Black Earth: The Holocaust as History and a Warning by Timothy Snyder
Tim Duggan Books, 2015. Hardcover, 480 pages.
This analysis of the Holocaust takes a different than normal approach. Instead of looking at Hitler’s ideology and how the Germans carried out the Holocaust (see example in my post “Ordinary Citizens’ Role in the Holocaust“), Black Earth shows how a unique set of conditions combined with Soviet influences led to the horror we now know as the Holocaust.
Snyder first discusses Hitler’s ideology in brief and the early alliance Germany held with the Soviet Union. As part of this alliance, the U.S.S.R. and Nazi Germany jointly invaded and divided Poland in 1939. According to Snyder, it was first the Russians who carried out mass killings, often against those opposed to Communism, including the Jews. The latter was thanks to the popular belief that Jews were Capitalist leaders and thus the prime enemy of Communism. The Soviets also killed any who opposed them, those in government positions, and Poland and the Baltic States‘ intelligentsia (Germany granted the three Baltic nations to Russia as part of the alliance).
Next, when Germany turned the tide and broke its Soviet alliance with the Operation Barbarossa, the invasion of the Soviet Union, things changed. Prior to this, Germany hoped to send the Jews away from Europe, specifically to Madagascar. Now the Germans began to kill the Jews in vast numbers following the Soviet method (specifically, mass shootings). To explain this, Snyder focuses on statelessness. In the East, Germany stripped the people of citizenship and used this to aid the killing process. The idea was that the Jews now had no state protection and this made them easier to “dispose” of. The fear factor further aided the Nazi cause, as those who helped the Jews were also severely punished. Snyder then provided detailed examples on a country by country basis to prove his thesis. To further his point and to provide a contrast, Snyder also explained the situation of Jews in the West, many of whom still were consider citizens of their nation. Snyder also demonstrated that it was only once Germany was losing and the Madagascar idea proved impossible to carry out that the death camps came into formation and began murdering the Jewish people in significantly greater numbers.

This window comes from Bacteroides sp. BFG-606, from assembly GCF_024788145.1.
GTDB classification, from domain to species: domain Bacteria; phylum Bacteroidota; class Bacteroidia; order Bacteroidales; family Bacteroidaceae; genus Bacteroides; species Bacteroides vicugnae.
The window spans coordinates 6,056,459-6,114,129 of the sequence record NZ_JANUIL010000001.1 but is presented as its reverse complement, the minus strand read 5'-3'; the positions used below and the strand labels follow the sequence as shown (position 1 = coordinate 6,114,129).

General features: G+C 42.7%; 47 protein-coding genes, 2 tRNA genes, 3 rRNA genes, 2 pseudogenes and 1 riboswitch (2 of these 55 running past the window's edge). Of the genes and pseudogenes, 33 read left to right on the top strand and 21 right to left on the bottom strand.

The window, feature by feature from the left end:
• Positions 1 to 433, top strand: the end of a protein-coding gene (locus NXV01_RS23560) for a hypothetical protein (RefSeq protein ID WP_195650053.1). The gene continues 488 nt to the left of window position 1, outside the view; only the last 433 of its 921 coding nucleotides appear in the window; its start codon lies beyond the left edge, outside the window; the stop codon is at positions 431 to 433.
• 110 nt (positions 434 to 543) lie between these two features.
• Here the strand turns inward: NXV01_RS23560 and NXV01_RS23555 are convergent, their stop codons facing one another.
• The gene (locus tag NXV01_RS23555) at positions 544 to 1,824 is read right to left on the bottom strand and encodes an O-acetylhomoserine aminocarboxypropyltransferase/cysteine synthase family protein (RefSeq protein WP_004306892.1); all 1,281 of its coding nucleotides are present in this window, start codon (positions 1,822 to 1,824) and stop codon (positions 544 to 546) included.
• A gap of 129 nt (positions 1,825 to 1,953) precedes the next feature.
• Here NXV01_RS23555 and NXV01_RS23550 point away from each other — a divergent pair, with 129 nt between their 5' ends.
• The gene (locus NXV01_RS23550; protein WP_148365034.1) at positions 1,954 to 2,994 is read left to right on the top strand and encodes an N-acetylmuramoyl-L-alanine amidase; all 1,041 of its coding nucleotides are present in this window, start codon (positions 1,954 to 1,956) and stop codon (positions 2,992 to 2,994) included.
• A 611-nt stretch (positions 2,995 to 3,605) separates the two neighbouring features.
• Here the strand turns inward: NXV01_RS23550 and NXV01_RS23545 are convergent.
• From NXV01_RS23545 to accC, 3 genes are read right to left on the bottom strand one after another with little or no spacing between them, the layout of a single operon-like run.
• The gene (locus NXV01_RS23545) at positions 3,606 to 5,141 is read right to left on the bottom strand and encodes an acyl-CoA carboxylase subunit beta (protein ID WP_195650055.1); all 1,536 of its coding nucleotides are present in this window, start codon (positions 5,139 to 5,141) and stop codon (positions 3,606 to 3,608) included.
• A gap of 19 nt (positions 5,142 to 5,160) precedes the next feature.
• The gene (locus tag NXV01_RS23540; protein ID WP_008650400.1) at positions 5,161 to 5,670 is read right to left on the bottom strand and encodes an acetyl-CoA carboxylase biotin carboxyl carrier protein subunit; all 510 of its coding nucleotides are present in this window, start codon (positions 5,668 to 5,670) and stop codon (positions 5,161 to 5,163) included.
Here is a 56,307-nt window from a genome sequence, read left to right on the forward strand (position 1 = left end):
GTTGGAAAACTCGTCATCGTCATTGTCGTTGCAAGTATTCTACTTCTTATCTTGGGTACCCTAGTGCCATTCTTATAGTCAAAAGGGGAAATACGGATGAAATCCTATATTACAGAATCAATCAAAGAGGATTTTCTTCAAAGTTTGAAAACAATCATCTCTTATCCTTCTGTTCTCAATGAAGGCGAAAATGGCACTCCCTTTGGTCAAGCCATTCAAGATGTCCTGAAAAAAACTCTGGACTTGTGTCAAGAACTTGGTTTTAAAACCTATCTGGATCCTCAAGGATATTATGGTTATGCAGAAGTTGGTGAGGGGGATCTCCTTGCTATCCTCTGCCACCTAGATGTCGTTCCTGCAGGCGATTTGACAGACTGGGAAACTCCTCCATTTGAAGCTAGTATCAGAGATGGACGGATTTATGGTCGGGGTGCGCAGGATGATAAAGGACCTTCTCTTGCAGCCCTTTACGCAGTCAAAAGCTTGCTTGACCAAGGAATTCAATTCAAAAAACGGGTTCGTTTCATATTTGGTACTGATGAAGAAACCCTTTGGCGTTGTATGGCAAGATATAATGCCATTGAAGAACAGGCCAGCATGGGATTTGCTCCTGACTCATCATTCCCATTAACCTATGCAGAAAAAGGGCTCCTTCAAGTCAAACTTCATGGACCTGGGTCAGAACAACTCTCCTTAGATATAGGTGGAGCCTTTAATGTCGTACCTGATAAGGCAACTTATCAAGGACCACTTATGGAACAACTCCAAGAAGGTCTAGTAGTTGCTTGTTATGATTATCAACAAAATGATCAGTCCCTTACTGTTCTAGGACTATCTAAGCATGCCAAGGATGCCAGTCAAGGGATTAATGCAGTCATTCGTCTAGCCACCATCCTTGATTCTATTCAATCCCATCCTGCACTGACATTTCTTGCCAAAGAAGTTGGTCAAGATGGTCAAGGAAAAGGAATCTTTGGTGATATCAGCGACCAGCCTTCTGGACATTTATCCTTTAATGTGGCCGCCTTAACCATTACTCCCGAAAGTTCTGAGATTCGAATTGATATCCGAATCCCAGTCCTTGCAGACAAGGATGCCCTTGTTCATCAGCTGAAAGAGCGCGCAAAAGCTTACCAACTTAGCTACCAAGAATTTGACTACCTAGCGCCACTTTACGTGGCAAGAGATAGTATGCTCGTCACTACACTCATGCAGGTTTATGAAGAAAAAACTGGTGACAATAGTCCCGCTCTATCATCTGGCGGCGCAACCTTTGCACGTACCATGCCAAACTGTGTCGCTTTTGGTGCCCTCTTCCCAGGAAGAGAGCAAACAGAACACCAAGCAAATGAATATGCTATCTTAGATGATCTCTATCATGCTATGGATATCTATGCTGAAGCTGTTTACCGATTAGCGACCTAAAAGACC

The last few chapters focused on ways the Jewish people resisted the Germans. These pages provided many examples of Jews in hiding, those that hid Jews, and those that helped Jews obtain citizenship papers or visas. Unfortunately, none of these examples were in-depth; they were all snapshots that could have, with more research, led to a second book.
Overall, I found Black Earth to be a very dense book to read. The first 2/3 of the narrative (the end notes and bibliography were a quarter of the book), were detailed to the point of feeling like an academic treatise. This contrasted sharply with the lack of depth when the resistance efforts were covered. Still, I do feel Snyder may have a valid point, especially since it is well-known that under Stalin there were more Russian deaths than the Holocaust nearly three times over. And this is not the first book on the Holocaust I have read that acknowledges that the mass killings of Jews did not begin in earnest until 1942 when Germany realized it likely would not win the war. In fact, the Wannsee Conference that led to the Final Solution did not occur until January, 1942. It is the first, though, to discuss the atrocities the Russians did in the lands it briefly occupied while allied with Germany and I can see where Hitler’s troops took lessons from the Soviets in how to conduct mass murder since the Germans initially followed a Soviet example (again, see the linked earlier post I wrote). Black Earth is also the first book that I have read to examine how the creation of statelessness for groups of people affected the outcome of the Holocaust and with that Snyder does have another potentially valid point.
I received this book from Blogging for Books for this review.
Do you think you will read this analysis of the Holocaust? If you already have (this book has been out a couple of months now), how do think this compares to other works on the Holocaust? Whether you have or have not read the book, based on this short review, do you think Snyder’s thesis may be valid?
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